4 Life Skills That Will Save You Money

23 May 2015

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Money savvy people know that you do not always need to pay someone else to do a job that you can do yourself. If you are looking for a place you to trim your budget, try teaching yourself a new skill. I would suggest learning to repair, clean or maintain something that you would normally pay someone else to do. With a little practice and elbow grease, soon you will be able to do some of these basic skills yourself without calling in the professionals. If you are looking for a place to start, here are some simple skills to learn.

Learn Basic Car Maintenance

Changing your oil is any easy skill to teach yourself, and can save you cash when it is nice outside. According to an article in the Ottawa Citizena basic oil change will cost you about $50 before taxes. If you choose a more expensive package beyond the basics you are looking at $80 to $100 for the same oil change. These services generally include emptying the oil and refilling, changing the filter, topping off windshield wiper fluid and coolant and checking the tire pressure. If you do not have a covered place to change the oil in winter, it may make sense to take your car to the local oil change shop when it is frigid outside.

In the spring and summer, you can easily save that cash and change your own oil. The general rule of thumb for oil changes is to replace it every 5,000 km or roughly every four months. Some cars say that if you drive in “extreme conditions” such as weather, stop and go traffic or leave your car sit for long periods you may need to change your oil more often. Consult your owner’s manual to keep your vehicle in tiptop shape. If you are not sure where to start, check out this post from Family Handy Man. That post walks you through what to do to get start changing your own oil.

You can also learn to jump your car battery and change your tire to avoid pricey tow. Becoming self-reliant by learning these skills can save you big bucks. A short tow can cost you around $150. If you are unfortunate to be across town, you could be looking at a several hundred-dollar tow bill before your car gets fixed.

Learn To Cook


It may seem obvious that eating in is cheaper than dining out. That does not stop most of us from indulging in meals and carry out food regularly. On average according to Statistics Canada, we spent an average of $2,226 in 2013 on takeaway food. Trim your takeaway budget by learning to make some of your favourite meals at home.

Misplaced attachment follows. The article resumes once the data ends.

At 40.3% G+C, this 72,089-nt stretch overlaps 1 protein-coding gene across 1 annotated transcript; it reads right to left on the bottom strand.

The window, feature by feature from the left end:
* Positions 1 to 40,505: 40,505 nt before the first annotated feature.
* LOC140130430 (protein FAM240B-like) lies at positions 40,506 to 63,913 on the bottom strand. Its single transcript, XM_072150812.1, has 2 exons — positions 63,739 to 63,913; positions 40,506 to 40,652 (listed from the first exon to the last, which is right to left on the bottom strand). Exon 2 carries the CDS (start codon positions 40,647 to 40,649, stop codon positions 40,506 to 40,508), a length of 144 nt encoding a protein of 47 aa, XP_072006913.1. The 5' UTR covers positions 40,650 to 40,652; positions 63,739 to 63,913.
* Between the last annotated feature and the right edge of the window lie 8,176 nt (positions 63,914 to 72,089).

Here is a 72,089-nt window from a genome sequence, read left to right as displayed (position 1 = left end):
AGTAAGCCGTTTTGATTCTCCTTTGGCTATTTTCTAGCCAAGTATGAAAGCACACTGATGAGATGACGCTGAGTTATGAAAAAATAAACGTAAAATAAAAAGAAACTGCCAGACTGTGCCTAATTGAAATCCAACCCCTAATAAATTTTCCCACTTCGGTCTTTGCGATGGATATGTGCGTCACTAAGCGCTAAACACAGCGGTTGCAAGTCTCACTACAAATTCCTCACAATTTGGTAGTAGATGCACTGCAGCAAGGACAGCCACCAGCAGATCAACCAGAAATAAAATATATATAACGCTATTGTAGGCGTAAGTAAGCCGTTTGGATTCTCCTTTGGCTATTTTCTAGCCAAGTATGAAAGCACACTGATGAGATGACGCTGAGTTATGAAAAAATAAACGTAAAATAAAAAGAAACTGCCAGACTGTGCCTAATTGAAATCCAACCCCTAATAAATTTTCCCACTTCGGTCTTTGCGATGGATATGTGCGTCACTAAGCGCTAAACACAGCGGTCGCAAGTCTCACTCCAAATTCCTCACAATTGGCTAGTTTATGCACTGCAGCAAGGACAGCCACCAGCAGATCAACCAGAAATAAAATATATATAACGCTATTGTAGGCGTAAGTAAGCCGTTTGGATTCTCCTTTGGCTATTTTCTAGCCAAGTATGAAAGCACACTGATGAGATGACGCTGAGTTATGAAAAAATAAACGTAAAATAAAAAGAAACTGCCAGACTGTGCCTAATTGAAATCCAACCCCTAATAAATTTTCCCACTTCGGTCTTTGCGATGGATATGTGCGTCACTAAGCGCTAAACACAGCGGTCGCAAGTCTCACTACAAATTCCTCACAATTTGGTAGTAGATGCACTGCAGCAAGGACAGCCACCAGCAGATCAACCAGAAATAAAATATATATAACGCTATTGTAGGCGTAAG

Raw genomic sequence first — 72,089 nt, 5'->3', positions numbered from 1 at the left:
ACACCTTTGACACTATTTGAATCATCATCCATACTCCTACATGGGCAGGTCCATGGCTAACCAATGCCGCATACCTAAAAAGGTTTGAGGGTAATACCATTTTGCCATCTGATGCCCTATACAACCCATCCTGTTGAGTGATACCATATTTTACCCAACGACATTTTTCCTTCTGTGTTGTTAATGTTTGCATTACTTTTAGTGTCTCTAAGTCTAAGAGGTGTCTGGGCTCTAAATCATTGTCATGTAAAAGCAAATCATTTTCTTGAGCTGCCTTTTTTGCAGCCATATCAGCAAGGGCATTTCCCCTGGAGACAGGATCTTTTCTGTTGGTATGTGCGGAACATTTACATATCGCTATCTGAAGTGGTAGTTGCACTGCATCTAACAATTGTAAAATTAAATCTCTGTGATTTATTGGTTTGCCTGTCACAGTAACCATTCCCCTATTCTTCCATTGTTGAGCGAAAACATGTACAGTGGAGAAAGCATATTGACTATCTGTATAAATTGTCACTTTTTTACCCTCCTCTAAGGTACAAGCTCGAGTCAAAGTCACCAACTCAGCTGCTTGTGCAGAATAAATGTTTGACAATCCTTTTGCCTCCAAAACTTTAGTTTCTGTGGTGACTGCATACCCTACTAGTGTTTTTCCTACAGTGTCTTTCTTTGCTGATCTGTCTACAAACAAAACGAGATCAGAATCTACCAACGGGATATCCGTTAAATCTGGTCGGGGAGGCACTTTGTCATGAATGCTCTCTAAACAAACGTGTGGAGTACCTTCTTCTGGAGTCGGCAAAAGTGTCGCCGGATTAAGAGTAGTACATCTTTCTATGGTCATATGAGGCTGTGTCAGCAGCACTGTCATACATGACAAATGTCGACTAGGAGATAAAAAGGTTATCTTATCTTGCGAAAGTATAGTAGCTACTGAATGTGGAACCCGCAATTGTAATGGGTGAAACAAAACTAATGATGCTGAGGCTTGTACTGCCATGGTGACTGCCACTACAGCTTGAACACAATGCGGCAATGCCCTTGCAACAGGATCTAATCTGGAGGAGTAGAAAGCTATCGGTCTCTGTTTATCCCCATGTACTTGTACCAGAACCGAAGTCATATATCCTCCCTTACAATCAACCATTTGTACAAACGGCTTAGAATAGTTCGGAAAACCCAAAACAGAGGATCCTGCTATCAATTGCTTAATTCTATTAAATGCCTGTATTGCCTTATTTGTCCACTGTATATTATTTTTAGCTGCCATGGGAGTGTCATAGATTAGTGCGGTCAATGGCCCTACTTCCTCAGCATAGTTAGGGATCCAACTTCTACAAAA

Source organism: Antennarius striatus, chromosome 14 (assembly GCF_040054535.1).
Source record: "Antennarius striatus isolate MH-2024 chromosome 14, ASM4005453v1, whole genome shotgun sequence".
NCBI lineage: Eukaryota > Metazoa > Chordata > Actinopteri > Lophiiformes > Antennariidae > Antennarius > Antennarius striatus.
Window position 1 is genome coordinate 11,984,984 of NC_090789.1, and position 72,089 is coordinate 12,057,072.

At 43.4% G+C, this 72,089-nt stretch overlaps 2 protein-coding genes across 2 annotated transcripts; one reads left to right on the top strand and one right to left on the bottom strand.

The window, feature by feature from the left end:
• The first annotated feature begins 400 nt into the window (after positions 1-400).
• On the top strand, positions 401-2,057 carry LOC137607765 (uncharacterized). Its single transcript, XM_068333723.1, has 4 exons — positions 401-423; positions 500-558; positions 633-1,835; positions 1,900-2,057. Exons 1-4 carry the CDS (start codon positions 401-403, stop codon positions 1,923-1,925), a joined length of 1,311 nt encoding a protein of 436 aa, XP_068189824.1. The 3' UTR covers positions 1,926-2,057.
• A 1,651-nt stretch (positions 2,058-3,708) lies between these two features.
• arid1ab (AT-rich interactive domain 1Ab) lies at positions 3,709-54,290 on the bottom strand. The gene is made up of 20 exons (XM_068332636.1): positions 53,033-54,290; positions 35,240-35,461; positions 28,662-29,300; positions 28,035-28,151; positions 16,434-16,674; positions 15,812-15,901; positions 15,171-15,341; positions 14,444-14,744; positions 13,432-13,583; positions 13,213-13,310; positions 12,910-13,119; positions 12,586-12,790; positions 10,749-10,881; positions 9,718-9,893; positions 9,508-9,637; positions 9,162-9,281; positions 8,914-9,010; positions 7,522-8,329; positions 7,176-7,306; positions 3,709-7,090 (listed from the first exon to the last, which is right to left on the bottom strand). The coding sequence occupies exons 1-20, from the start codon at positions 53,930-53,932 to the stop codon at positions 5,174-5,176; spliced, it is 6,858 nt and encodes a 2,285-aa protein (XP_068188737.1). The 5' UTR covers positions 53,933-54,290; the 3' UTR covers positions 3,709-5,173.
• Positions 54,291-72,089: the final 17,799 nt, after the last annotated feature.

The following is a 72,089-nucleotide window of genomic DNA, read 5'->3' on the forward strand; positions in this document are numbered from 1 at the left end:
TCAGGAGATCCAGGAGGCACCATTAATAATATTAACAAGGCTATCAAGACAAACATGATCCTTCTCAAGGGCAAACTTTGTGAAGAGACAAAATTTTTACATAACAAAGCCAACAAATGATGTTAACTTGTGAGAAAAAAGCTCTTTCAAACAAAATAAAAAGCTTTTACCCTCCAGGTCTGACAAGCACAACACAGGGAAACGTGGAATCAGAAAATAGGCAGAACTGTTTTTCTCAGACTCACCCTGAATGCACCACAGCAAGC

There are many websites with recipes all over the web. If you need a list to get started on, this Buzzfeed list of 26 Foods You Should Learn To Cook In Your 20’s is an amazing place to start. Learning how to roast vegetables, properly cook fish, sear a steak and make a delicious tomato sauce will help you put that takeaway food money back in your pocket. It is much easier to resist the fast food line if the food you make at home tastes delicious. If you are often crunched for time, check out my past post of 5 Foods You Can Freeze Ahead Of Time That Are Cheaper Than Eating Out.

Learn To Repair Your Clothes

Learning your way around a needle and thread can help extend the life of your favourite duds significantly. I find it so frustrating when my new favourite shirt or pants suddenly develop a hole. Learning how to thread a needle and make a few basic stitches will help you save that shirt with only a few minutes of effort.Check out this post from Instructables that has a nice list for creating a basic sewing kit and also includes very basic stitches. Try a few stitches on an old t-shirt. Then as you notice a small hole or ripped seam in your clothes, you can practice that simple repair.

Another common repair is to reattach a button. Check out these instructions at Wikihow, complete with lots of pictures. My wool pea coat popped a button two years ago. I am still able to wear that coat regularly simply because I was able to reattach the button myself. A new pea coat starts at $150 and can cost up to $250 to replace my grey wool coat.

Learn To Groom Your Pet


I have a short haired cat, which is low maintenance in the grooming department. I know many other people have dogs or cats that are much higher maintenance for grooming. I surveyed a few websites and found that for simple services such as trimming nails, most people spend around $25. For larger dogs or more complex services such as baths, conditioning, brushing and trimming, you can be looking at $100+. My neighbors have a larger dog and in the summer months that dog needs a bath at least once a week.

Cut the costs by grooming your pet yourself. I have a grooming brush for my cat that is handy. He is an inside cat so he does not get terribly dirty, but his claws do need to be trimmed regularly and we give him an occasional bath. That bath usually takes two of us to complete. Cats tend to be pretty low maintenance. Regular claw trimming and brushing should take care of most of your grooming needs. For dog grooming DIY, check out this article on Pawnation. If you do not see tips specific to your dog’s breed make sure to look them up. Some dogs have additional grooming needs.

Bargainmoosers, what life skills do you think are important?

(Image Credit: HVargas, Nicole Abalde, Kevin McShane)

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